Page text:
What Is an Index Fund?

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Investing in stocks and bonds is a good way to earn an attractive return on your investment and retirement portfolios. However, analyzing the stock market to find individual stocks to invest in can take a lot of time.

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One way to invest that takes less study and analysis is to purchase stock market index funds. Here's how stock market index funds work, and why they might make a good fit for your investment strategy.

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Stock Market Index Fund Examples

Stock market index funds track the fluctuations in prices of a selected group of stocks or other financial assets, such as bonds.

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For instance, the most popular index is the Standard & Poor's 500 index, which is made up of stocks of the 500 largest publicly-traded U.S. companies.

Examples of different indexes are the: :

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Dow Jones Industrial Average (DJIA):​ Consists of 30 large-cap corporations

Nasdaq Composite Index:​ Contains more than 3,000 stocks listed on the Nasdaq exchange.

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Bloomberg U.S. Aggregate Bond Index:​ Represents the total bond market.

Russell 2000 Index:​ Includes 2,000 small-cap publicly traded companies.

Investing in Stock Market Index

Stock market index funds are a way for beginners to invest in stocks, diversify and minimize their risk by purchasing shares in all the companies in the index rather than investing in just one or a few individual stocks. The portfolio of an index fund is designed to mimic the performance of the index.

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An index fund has a portfolio made up of the components of a financial market index, which could be either stocks or bonds

Investing in individual stocks and bonds can be risky, but you can minimize your risks and earn a good return by investing in stock market index funds.

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Index funds are low-cost passive investments. The index fund managers do not actively buy and sell the stocks in the fund like actively managed mutual funds where the managers are constantly picking individual securities and trying to time the market to increase the return.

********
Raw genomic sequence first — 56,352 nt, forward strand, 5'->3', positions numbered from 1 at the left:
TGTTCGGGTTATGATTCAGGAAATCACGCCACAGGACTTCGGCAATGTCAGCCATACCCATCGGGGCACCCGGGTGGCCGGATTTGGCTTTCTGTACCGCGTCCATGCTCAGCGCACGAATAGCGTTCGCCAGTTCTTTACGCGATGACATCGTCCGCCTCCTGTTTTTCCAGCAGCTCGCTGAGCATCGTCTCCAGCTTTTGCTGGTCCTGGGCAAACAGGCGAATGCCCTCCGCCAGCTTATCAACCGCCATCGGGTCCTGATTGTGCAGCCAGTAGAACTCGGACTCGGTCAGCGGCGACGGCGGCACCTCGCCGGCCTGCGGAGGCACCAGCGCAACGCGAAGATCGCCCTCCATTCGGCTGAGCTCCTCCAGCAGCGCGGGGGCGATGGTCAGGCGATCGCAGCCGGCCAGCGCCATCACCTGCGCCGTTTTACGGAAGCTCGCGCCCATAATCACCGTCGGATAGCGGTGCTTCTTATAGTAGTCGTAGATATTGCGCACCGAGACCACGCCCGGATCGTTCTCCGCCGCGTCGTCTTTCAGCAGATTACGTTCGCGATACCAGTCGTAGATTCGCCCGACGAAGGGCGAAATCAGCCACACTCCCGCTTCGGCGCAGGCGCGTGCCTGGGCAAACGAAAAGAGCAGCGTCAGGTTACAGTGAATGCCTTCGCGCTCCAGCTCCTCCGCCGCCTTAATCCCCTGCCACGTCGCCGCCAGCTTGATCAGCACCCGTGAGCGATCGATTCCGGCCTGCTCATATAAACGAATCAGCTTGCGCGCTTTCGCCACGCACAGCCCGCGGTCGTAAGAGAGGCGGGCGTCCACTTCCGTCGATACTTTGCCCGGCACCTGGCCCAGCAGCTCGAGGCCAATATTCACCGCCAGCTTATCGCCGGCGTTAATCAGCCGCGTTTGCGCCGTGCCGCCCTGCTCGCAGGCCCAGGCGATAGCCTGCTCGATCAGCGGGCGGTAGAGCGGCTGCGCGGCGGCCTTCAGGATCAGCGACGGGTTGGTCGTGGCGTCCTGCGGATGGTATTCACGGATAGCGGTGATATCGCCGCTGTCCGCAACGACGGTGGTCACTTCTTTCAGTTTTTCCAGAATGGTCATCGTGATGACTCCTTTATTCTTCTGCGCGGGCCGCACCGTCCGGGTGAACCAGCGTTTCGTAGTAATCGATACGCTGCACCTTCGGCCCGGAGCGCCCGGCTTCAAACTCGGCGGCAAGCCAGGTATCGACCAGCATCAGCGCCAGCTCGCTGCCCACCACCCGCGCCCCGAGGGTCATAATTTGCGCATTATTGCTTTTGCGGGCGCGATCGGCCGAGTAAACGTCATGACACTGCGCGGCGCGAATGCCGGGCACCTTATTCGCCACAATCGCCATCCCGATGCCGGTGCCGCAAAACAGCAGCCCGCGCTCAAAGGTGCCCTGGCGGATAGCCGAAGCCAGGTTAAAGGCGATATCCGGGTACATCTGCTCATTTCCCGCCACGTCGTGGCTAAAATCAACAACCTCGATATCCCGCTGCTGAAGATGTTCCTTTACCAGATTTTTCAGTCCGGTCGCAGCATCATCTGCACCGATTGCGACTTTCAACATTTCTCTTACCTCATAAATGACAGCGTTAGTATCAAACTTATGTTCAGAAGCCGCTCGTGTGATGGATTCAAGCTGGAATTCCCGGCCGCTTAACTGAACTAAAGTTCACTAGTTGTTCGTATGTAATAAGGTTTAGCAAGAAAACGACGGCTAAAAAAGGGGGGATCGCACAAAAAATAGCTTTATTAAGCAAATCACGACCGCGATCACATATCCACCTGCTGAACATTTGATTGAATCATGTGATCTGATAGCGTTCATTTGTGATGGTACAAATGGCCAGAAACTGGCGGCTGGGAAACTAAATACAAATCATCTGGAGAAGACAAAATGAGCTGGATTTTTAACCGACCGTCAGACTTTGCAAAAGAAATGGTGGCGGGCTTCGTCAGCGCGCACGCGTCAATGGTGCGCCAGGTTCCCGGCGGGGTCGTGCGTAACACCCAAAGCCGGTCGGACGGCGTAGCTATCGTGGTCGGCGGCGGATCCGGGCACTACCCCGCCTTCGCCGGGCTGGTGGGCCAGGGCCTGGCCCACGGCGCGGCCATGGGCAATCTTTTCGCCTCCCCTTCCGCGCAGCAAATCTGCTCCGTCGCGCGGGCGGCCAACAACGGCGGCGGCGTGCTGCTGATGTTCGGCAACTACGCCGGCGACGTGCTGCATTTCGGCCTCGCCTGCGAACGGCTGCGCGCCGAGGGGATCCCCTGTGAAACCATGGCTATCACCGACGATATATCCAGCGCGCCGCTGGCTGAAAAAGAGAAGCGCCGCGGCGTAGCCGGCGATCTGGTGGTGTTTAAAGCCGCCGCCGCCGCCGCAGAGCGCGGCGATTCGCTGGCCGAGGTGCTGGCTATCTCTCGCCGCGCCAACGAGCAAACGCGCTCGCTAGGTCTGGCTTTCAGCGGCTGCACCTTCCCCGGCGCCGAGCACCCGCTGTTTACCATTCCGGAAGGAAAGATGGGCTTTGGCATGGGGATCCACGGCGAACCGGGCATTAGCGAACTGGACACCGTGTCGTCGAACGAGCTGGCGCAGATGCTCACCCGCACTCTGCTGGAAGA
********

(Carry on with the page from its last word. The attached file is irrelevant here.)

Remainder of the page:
You can buy index funds that concentrate on various asset classes, such as small companies, large corporations, international companies, emerging markets or specific sectors, such as technology or energy. The S&P 500 is one of the most popular diversified stock funds that has shown a consistent average annual return.

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Vanguard and Fidelity are examples of investment brokers that offer a wide range of index funds and other investment products.

Mutual Funds Vs. ETF

Mutual funds charge management fees and expenses. Exchange-traded funds (ETF) have lower fees and a low expense ratio.

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ETFs are traded every day on the stock exchange. The price will fluctuate depending on the market and movement of the index. Mutual funds, on the other hand, are priced at the end of each day based on the net asset value of the fund.

Index Funds Advantages and Disadvantages

Advantages:

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  • Diversification:​ The funds are spread over a large number of stocks, which reduces the risk.
  • Lower costs:​ Because index funds are passively managed, they usually have low fees and expense ratios.
  • Passive investment:​ Since you're not picking individual stocks or bonds, you don't have to monitor market movements every day to make decisions on buying and selling.

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Disadvantages:

  • Not good for short-term gains:​ Index funds are typically slow to steady gainers, but you'll miss out on short-term gains from hot-performing stocks.
  • Tied to market trends:​ Index funds will follow the overall market trend, both upside and downward dips.
  • Not as diversified as advertised:​ Most index funds allocate their funds based on market capitalization, which means that your investment could be concentrated in a small group of large-cap companies rather than equally spread throughout all the companies in the index.

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